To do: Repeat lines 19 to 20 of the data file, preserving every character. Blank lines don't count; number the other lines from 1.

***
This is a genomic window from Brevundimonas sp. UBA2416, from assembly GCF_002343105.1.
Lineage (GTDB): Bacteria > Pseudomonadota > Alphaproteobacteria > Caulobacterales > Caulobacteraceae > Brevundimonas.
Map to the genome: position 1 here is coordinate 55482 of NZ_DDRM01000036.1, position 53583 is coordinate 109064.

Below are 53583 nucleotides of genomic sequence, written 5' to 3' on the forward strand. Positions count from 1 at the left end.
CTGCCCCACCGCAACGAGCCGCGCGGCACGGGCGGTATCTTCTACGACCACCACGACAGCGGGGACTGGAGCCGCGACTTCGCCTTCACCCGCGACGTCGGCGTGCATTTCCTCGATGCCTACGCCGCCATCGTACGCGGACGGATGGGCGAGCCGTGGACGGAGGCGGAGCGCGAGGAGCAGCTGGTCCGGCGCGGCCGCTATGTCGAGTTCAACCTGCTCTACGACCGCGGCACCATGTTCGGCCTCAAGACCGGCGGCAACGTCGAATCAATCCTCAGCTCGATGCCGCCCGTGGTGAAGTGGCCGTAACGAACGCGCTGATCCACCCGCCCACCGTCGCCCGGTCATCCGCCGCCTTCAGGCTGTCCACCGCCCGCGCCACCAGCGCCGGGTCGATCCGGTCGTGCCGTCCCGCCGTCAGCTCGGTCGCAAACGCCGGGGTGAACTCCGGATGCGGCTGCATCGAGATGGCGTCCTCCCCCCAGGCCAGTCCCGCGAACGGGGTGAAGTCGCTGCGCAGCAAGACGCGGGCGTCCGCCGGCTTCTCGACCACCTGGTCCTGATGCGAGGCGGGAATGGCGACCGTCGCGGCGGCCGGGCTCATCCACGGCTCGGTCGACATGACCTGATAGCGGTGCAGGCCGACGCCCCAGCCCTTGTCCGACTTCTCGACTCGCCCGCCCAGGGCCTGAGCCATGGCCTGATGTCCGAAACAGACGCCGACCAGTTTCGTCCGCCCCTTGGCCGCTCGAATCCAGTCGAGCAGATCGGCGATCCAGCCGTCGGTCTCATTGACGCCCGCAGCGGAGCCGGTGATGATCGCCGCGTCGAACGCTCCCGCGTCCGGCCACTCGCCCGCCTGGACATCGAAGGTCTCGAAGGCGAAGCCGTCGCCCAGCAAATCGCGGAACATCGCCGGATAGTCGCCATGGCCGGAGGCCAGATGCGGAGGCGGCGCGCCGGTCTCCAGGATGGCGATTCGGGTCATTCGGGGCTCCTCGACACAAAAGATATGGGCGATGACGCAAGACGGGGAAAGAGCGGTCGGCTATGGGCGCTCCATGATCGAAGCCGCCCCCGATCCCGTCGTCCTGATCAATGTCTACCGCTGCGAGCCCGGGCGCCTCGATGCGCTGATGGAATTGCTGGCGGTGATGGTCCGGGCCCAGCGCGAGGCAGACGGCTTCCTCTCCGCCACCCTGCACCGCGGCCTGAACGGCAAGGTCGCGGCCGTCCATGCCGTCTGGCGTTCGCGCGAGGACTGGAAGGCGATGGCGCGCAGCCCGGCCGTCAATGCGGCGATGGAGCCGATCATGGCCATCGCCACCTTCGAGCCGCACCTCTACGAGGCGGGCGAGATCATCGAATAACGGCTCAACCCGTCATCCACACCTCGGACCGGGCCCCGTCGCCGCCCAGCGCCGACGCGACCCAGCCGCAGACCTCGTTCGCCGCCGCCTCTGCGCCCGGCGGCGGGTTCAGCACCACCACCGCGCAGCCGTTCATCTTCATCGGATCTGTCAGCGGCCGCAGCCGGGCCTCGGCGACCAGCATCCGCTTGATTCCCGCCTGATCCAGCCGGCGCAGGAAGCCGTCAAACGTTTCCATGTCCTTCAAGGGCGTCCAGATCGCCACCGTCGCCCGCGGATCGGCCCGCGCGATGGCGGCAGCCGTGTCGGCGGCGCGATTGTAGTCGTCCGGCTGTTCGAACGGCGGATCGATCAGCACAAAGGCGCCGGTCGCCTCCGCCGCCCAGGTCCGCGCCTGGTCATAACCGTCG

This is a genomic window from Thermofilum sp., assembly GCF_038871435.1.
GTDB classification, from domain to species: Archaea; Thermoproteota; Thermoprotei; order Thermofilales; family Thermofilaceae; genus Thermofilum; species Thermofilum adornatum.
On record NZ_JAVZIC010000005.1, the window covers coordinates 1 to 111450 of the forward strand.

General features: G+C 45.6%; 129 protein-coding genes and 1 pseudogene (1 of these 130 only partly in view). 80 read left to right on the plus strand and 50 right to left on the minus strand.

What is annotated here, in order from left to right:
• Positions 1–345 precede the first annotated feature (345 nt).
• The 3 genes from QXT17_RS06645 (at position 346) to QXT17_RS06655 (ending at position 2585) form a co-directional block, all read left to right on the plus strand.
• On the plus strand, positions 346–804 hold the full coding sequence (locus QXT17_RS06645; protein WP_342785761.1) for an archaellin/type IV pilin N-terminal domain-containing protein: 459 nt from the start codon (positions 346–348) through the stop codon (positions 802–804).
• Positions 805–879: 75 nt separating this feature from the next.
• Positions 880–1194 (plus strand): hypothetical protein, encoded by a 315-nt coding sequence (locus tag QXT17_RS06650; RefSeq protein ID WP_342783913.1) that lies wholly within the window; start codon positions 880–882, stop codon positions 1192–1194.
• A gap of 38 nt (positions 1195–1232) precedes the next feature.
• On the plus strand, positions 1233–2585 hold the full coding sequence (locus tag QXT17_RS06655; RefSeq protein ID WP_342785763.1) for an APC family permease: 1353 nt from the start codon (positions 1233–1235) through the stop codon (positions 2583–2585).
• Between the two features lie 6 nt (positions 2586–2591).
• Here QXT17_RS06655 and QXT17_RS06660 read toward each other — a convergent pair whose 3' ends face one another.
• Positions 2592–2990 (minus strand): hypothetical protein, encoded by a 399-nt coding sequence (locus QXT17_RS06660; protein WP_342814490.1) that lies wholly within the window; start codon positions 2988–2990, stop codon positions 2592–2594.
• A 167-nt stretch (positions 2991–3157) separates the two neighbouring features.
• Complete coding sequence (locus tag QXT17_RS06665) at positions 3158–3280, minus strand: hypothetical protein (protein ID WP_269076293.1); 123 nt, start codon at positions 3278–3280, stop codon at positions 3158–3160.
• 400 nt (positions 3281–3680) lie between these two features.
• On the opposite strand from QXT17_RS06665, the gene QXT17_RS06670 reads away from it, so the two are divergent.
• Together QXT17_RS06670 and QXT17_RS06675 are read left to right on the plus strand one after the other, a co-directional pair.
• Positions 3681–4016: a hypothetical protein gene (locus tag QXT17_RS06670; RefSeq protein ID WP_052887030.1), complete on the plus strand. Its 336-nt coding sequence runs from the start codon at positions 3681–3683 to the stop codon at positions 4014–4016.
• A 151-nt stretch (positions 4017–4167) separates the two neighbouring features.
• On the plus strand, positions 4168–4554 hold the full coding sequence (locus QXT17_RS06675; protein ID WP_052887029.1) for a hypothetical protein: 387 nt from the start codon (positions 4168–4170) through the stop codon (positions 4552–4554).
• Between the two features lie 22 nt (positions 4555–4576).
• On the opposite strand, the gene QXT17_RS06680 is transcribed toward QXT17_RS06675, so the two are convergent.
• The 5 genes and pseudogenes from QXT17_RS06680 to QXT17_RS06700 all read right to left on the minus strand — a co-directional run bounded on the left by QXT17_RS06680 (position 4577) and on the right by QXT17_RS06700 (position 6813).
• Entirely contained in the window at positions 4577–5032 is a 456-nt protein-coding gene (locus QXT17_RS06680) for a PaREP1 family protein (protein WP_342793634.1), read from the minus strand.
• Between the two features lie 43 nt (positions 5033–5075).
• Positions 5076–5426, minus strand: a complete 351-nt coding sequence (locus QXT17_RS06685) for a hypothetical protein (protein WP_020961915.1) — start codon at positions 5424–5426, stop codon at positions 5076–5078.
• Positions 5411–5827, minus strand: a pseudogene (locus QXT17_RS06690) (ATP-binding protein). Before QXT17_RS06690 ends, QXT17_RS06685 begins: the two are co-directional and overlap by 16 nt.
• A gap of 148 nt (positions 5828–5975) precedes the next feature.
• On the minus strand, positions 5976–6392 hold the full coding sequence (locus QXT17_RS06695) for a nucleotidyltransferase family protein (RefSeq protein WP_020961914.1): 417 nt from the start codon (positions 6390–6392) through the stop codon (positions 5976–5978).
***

• Here QXT17_RS06655 and QXT17_RS06660 read toward each other — a convergent pair whose 3' ends face one another.
• Positions 2592–2990 (minus strand): hypothetical protein, encoded by a 399-nt coding sequence (locus QXT17_RS06660; protein WP_342814490.1) that lies wholly within the window; start codon positions 2988–2990, stop codon positions 2592–2594.